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TechWorld with Nana
TechWorld with Nana

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Containers on AWS Overview: ECS | EKS | Fargate | ECR

If you want to run a containerized application on AWS you have multiple options and combinations, depending on your application requirements.

Topics covered:

  • Elastic Container Service (AWS ECS)
  • Elastic Kubernetes Service (AWS EKS)
  • EC2 instance or AWS Fargate as host server
  • Elastic Container Registry 🐳

In this video I will go through these options one by one.


Elastic Container Service and Elastic Kubernetes Service are both Container Orchestration Tools.

This means AWS is managing the container lifecycle for you:

Elastic Container Service

The scheduling and orchestration happens through the Control Plane. On these servers the managing services are running.

For ECS these services are AWS specific.
On the other hand, EKS is a managed Kubernetes cluster and the Control Plane are the Kubernetes Master Nodes with K8s Master Processes running on it. So this is not specific to AWS.

The ECS or EKS cluster only includes the Control Plane, so where are your containers running? Which virtual machines are used? πŸ€”

EC2 vs Fargate

When creating an ECS or EKS cluster you can choose the launch type, where your containers should run:
Container Service Combinations

With EC2 instances you still need to manage the virtual machine yourself. Meaning you have to

  • create the EC2 instance,
  • join to the cluster,
  • check the available resources,
  • manage the operating system etc.

So with this option you have delegated the container management, but not your infrastructure. One big benefit though: you have full access and control of your infrastructure.

With the AWS Fargate alternative, you can also delegate the infrastructure management to AWS. So you don't have to provision and manage servers. It's a serverless way to launch your containers. "Serverless" meaning that there are no servers created in your AWS account, but hosted by AWS.

The advantages are the following:
AWS Fargate advantages

Elastic Container Registry - ECR

Elastic Container Registry is the private Docker Repository of AWS, where you can store your Docker Images. As you would assume, it integrates well with other AWS Services.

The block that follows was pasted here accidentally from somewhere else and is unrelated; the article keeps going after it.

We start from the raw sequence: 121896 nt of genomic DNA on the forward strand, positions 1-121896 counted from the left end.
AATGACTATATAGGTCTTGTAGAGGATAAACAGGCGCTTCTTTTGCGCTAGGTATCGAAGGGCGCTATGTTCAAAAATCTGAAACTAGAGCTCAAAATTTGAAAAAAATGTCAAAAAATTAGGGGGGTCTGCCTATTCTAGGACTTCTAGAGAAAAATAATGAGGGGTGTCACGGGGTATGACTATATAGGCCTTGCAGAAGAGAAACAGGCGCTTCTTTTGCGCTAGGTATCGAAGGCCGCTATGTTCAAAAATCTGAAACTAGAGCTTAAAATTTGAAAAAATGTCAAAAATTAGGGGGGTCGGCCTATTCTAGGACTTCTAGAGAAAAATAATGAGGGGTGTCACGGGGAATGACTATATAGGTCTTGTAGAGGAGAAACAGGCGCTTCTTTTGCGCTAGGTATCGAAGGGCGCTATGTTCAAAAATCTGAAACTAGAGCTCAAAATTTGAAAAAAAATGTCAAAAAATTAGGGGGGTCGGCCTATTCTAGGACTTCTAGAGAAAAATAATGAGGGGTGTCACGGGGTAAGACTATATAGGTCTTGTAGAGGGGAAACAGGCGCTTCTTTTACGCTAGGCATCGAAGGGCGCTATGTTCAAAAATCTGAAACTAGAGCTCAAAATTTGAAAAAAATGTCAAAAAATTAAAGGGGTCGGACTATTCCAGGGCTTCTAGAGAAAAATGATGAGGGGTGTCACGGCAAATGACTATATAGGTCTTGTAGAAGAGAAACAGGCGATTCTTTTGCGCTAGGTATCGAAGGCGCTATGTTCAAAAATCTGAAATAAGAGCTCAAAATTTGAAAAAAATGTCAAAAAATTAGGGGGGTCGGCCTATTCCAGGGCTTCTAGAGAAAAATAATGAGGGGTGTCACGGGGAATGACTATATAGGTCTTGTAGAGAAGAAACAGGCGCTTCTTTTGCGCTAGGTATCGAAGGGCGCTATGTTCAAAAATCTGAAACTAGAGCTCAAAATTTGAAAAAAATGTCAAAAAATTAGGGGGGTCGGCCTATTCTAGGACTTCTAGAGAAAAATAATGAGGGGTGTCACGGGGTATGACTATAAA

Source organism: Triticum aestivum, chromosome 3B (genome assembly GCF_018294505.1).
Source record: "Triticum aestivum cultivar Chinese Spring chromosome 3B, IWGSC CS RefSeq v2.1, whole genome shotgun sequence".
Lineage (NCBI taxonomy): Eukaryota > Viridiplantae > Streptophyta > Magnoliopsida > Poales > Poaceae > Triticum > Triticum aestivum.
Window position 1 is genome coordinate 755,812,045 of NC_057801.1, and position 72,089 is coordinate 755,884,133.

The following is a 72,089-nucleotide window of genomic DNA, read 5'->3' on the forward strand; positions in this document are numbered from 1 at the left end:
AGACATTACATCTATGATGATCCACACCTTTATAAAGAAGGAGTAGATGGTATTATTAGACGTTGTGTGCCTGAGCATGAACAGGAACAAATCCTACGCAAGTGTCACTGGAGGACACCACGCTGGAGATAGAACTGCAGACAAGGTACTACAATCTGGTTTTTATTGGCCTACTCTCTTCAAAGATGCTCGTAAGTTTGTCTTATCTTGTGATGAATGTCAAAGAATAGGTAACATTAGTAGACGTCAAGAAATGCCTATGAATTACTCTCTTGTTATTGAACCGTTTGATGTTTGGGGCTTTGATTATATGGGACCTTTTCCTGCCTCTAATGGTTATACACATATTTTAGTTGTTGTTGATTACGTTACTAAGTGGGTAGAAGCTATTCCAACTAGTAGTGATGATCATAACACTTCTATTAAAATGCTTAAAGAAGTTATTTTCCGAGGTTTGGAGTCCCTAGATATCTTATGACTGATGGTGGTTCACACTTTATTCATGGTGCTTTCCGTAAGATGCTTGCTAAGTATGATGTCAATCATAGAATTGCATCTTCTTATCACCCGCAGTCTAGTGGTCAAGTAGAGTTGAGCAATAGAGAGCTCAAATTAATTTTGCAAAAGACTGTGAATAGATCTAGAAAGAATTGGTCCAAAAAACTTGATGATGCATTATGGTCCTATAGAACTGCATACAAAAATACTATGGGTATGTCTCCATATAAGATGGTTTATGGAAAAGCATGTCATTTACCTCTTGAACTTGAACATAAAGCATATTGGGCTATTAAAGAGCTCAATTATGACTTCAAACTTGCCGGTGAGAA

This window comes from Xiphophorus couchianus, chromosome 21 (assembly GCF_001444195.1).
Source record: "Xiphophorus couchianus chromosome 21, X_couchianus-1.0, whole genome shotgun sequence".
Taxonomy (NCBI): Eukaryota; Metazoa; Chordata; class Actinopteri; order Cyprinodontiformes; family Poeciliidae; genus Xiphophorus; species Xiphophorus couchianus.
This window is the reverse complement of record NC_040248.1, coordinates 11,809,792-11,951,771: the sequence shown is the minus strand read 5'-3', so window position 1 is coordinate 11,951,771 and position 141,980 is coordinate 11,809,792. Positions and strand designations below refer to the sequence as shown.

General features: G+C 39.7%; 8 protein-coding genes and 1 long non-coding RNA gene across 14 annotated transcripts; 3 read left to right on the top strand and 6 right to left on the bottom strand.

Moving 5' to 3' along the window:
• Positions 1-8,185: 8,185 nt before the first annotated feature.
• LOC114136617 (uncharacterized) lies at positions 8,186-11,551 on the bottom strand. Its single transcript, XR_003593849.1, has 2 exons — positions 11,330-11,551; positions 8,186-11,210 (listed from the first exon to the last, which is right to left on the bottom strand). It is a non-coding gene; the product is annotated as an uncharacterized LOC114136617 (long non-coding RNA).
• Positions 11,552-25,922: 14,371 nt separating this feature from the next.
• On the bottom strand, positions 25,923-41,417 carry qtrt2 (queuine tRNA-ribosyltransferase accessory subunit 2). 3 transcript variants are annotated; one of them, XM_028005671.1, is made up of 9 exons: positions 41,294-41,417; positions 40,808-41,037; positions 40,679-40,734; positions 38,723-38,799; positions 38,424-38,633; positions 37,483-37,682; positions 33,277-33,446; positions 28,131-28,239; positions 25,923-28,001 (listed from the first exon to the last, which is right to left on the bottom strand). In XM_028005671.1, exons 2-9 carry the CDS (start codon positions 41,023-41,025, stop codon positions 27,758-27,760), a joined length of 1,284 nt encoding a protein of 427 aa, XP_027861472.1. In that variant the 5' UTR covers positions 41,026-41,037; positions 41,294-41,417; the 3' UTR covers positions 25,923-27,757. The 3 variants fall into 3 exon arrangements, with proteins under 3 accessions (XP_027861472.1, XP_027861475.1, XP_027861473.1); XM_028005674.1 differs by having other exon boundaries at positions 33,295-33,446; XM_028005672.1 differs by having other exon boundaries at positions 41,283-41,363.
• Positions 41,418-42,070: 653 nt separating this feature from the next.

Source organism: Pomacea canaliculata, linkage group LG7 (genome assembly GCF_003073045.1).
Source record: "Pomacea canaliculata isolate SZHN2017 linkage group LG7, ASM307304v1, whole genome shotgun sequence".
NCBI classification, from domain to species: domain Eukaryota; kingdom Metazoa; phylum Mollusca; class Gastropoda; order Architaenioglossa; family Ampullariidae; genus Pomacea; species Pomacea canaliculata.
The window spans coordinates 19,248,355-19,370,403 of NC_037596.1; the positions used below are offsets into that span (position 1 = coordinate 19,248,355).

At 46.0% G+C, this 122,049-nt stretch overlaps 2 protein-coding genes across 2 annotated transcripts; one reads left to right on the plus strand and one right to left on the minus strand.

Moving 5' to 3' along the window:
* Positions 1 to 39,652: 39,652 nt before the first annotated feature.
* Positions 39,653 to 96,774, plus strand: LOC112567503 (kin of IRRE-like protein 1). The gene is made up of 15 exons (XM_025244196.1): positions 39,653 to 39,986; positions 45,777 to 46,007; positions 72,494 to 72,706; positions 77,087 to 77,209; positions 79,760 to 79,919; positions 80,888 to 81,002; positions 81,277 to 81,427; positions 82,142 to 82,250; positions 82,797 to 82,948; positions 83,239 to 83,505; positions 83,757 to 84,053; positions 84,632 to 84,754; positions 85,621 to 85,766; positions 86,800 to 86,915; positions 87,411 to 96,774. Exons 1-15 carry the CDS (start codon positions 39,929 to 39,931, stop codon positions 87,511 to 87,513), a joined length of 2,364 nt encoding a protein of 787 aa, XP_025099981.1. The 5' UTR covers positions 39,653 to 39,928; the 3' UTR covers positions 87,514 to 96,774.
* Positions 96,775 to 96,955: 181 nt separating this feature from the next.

E.g. if you use EKS with EC2 instances it will be easier to connect and configure it with ECR than with other Docker Repositories.

Watch the full video here πŸ€“

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Top comments (4)

andrewbrown profile image
Andrew Brown πŸ‡¨πŸ‡¦ • Edited

When you are deploying to ECS with CodeDeploy you can create your installation scripts using bash scripts, when it's with Fargate you have to use Lambda functions.

You can run Fargate Tasks and Services on EKS.

Fargate being serverless containers means that it has cold starts, so this might be a problem for most people, but being serverless you don't have to do any right sizing.

With ECS you still have to right-size your EC2 instances so have the needed capacity to deploy both the old and new containers when you want to do an in-place deployment.

You can do blue/green with ECS and that is where you create a cluster every time, I don't really like this method since you have slow deploys.

It is possible to SSH into a Fargate running service, but it's quite the pain and generally not recommended.

I did a comparison talk which also includes AWS Lambda last year at the AWS Toronto Summit. lol

techworld_with_nana profile image
TechWorld with Nana

Thanks Andrew, very interesting talk! πŸ’‘

imthedeveloper profile image

Nice overview πŸ‘

jiayanguo profile image

As far as know, you can run a container service on AWS in these ways.

  1. ECS
  2. EKS
  3. Elastic beanstalk.
  4. Lambda (you have to use lambda base image.)